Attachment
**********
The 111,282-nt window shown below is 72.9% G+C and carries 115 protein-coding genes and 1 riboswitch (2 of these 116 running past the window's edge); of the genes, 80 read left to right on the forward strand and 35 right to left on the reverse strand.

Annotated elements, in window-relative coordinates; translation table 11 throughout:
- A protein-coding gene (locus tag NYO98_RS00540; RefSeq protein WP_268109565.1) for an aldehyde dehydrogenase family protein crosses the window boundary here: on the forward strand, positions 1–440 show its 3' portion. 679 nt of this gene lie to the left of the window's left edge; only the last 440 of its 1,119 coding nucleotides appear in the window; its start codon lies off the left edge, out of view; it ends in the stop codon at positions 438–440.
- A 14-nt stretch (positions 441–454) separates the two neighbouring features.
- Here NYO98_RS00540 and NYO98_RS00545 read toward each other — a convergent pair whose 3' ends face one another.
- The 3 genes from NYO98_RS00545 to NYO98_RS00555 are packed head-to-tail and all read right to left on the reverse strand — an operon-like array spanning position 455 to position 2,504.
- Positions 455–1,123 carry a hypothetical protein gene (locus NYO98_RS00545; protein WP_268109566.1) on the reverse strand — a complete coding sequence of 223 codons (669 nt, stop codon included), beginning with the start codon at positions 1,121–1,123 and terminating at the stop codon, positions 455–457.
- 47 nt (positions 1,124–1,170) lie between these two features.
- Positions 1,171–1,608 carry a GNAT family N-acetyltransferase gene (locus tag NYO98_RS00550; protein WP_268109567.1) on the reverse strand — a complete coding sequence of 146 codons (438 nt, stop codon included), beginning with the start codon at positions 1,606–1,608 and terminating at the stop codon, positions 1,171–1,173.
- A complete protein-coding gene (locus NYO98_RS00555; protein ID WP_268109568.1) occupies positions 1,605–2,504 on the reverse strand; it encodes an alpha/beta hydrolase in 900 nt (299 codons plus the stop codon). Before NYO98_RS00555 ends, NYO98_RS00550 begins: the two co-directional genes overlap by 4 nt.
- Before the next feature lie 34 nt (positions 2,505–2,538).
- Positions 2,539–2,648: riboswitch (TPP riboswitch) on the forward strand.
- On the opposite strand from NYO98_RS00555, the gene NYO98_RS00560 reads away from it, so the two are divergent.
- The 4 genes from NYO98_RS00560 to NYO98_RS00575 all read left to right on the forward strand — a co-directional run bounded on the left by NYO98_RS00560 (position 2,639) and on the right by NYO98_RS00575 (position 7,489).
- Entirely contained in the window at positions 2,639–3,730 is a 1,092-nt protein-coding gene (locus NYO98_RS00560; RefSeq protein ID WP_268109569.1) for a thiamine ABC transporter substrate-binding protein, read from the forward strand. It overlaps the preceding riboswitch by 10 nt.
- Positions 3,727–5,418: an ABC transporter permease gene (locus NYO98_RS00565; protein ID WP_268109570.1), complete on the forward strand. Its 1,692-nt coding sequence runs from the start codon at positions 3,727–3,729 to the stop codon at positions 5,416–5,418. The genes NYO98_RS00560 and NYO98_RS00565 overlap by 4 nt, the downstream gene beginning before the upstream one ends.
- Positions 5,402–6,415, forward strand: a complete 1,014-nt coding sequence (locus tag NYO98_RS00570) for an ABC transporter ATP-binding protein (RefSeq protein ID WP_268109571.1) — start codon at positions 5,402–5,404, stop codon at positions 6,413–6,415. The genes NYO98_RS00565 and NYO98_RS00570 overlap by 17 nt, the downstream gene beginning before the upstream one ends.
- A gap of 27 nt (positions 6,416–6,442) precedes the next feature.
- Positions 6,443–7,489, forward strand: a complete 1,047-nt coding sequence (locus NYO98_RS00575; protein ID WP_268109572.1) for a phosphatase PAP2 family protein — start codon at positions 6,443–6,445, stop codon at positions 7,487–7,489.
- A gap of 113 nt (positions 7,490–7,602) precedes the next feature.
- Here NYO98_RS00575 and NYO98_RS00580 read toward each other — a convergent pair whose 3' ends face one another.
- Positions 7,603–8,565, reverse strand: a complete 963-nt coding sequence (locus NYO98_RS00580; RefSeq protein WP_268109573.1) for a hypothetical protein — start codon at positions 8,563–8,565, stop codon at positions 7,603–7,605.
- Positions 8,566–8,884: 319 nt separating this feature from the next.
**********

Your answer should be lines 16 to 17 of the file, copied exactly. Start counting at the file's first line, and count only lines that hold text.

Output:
- Positions 3,727–5,418: an ABC transporter permease gene (locus NYO98_RS00565; protein ID WP_268109570.1), complete on the forward strand. Its 1,692-nt coding sequence runs from the start codon at positions 3,727–3,729 to the stop codon at positions 5,416–5,418. The genes NYO98_RS00560 and NYO98_RS00565 overlap by 4 nt, the downstream gene beginning before the upstream one ends.
- Positions 5,402–6,415, forward strand: a complete 1,014-nt coding sequence (locus tag NYO98_RS00570) for an ABC transporter ATP-binding protein (RefSeq protein ID WP_268109571.1) — start codon at positions 5,402–5,404, stop codon at positions 6,413–6,415. The genes NYO98_RS00565 and NYO98_RS00570 overlap by 17 nt, the downstream gene beginning before the upstream one ends.